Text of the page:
by / May 30th, 2012 /

Silversun Pickups – Neck Of The Woods

 3/5 Rating

(Dangerbird)

“I’ve been waiting / I’ve been waiting for this moment all my life”.

Silversun Pickups fans will be more than familiar with this line; Brian Aubert’s opening lyrics in ‘Lazy Eye’ – to this day the quintessential and defining Pickups song. This would certainly be a truthful statement in 2006, however, in the six years since the release of Carnavas the LA four-piece haven’t released anything with the progressive and emotive dynamicity that Aubert once displayed; opening with that unforgettable aforementioned lyric.

Aubert has compared Neck Of The Woods to a horror movie. And yes, in comparison to Swoon and indeed Carnavas this is a gloomy affair – but are horrors really anybody’s first choice of casual entertainment? ‘Skin Graph’ opens up in typical fashion. Fuzzy chimes and steady drumming progressively rises to the surface before Aubert builds up to a chorus that can only be explained as, almost momentous – before submerging into a frustrating ambience. The irony of this record is that Aubert actually sums it up best himself, “because all I think about is why / the skin I’m in feels ordinary.” Put simply, the wow factor is absent. That poignant moment is set up on so many occasions, but agonisingly, it never quite arrives.

Thankfully, the underwhelming nature of ‘Skin Graph’ doesn’t characterise the full record. Lead single ‘Bloody Mary (Never Endings)’ flaunts a new Silversun Pickups style, the unmistakable ‘90s sound is still present, (we won’t go in to the Smashing Pumpkins comparisons) but we’re presented with a mish-mash of dream-pop guitars within an ambient, synth soundscape – thanks to a little assistance from former U2 and R.E.M. producer Jacknife Lee. At times Neck Of The Woods places the synth-heavy sound on the front foot, most noticeably with ‘The Pit’, baring similarities to the synthed-up traits of Depeche Mode and New Order.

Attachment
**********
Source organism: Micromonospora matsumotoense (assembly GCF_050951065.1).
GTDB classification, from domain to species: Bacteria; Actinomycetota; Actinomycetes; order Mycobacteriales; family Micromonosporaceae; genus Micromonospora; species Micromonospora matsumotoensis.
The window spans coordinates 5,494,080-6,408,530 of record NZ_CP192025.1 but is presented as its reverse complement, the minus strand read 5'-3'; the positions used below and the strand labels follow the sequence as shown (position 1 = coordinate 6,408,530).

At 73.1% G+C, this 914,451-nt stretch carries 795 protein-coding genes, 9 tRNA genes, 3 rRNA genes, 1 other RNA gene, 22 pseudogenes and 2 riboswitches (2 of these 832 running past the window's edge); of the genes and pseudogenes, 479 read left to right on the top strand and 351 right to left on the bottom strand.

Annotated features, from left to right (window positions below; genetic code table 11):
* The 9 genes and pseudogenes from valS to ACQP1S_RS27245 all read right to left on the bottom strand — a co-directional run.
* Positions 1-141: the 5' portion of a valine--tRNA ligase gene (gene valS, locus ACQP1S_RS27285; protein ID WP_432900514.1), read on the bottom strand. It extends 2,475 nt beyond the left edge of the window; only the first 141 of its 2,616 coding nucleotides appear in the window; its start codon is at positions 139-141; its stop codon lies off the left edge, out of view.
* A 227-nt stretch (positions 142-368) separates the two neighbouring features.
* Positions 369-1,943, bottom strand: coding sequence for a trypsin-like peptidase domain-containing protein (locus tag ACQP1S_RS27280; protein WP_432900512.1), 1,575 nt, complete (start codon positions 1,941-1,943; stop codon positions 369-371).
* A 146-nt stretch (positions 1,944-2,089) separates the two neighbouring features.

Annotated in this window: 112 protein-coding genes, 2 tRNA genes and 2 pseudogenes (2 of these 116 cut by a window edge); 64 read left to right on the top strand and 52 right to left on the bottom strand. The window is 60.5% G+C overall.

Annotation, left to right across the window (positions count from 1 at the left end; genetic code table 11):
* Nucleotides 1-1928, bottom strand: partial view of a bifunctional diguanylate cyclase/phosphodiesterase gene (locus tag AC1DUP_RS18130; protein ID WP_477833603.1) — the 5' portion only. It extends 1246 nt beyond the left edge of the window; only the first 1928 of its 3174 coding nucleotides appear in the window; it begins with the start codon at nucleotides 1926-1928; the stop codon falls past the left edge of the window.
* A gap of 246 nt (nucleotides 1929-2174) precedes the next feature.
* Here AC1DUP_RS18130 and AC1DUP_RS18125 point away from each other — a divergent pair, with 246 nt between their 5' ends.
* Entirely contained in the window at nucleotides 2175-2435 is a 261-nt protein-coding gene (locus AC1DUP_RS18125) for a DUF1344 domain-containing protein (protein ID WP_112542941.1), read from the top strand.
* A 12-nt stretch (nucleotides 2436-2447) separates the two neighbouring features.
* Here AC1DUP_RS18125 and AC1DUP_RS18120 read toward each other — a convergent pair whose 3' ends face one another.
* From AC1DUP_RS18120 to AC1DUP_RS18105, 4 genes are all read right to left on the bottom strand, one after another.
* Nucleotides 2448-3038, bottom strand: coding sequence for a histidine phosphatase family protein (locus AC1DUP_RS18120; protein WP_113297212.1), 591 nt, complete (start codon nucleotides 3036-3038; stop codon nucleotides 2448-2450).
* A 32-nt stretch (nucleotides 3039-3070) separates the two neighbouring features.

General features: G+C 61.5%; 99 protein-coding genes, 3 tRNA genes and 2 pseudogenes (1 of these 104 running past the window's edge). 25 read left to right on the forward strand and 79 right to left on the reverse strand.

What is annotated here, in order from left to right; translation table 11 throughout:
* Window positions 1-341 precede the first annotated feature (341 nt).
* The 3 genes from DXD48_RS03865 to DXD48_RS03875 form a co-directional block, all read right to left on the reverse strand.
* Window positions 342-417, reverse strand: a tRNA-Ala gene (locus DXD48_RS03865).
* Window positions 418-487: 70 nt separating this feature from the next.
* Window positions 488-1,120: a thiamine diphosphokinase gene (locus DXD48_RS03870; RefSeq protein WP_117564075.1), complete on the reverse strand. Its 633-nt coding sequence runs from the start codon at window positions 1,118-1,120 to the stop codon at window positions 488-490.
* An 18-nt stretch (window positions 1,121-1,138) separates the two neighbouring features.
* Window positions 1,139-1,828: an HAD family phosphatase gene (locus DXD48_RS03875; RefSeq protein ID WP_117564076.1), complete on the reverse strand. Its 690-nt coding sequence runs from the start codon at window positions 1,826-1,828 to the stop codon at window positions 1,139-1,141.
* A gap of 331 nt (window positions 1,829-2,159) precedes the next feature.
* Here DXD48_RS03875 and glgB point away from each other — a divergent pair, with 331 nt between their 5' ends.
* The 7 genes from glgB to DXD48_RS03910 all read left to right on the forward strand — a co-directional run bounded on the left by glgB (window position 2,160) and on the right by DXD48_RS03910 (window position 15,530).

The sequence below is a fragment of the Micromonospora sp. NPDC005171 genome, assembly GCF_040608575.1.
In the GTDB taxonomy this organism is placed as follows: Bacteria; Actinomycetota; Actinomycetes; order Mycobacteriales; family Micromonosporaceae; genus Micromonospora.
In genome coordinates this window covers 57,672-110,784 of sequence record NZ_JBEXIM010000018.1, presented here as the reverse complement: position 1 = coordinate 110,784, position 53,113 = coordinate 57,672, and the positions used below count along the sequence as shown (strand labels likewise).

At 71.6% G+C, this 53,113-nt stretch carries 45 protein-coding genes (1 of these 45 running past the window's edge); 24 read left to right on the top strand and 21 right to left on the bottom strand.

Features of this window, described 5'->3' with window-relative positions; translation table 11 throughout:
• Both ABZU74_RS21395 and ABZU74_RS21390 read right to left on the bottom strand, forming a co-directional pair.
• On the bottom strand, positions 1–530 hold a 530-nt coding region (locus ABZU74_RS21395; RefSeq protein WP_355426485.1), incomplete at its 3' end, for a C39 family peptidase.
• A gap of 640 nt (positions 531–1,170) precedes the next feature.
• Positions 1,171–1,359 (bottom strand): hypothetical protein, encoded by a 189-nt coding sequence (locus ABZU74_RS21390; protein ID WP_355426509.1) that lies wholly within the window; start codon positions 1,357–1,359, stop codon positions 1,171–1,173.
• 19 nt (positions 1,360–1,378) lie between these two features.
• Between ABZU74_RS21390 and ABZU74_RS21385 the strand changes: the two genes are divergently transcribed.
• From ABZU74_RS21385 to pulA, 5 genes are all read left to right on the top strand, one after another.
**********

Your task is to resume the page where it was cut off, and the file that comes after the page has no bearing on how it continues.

As a stand-alone album, this has its moments, but when you’ve experienced their past aptitude it leaves a slight feeling of emptiness. It’s a mellow record which explores some promising new directions, but nothing with enough magnitude to outdo their previous efforts. That’s not to say it’s not for everyone, though – for fans of mediocre horror flicks, this ticks every box.

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  • I hate horror movies, mediocre or otherwise, and yet I love this record. Better than Swoon, in my opinion, and right up there with Carnavas. I’m a bit bored of hearing bands being criticised for “not breaking any new ground”. The new Regina Spektor record sounds like, shock horror! Regina Spektor. And SSPU sound like SSPU. If the sound isn’t as fresh as it was on their first album (which I actually think it is), then it’s because it’s not their first album. They have a sound. While it may not be everyone’s cup of tea, that’s not a bad thing. And they’re a cracking live band – the records will never fully capture their brilliance on stage.

  • Hil

    I really liked this record too. I agree with dannifromdublin – Silversun Pickups may not be breaking new ground as Silversun Pickups, but what they already do, their sound and song style, is very refreshing as it is. They sound more evolved than many other acts of their ilk.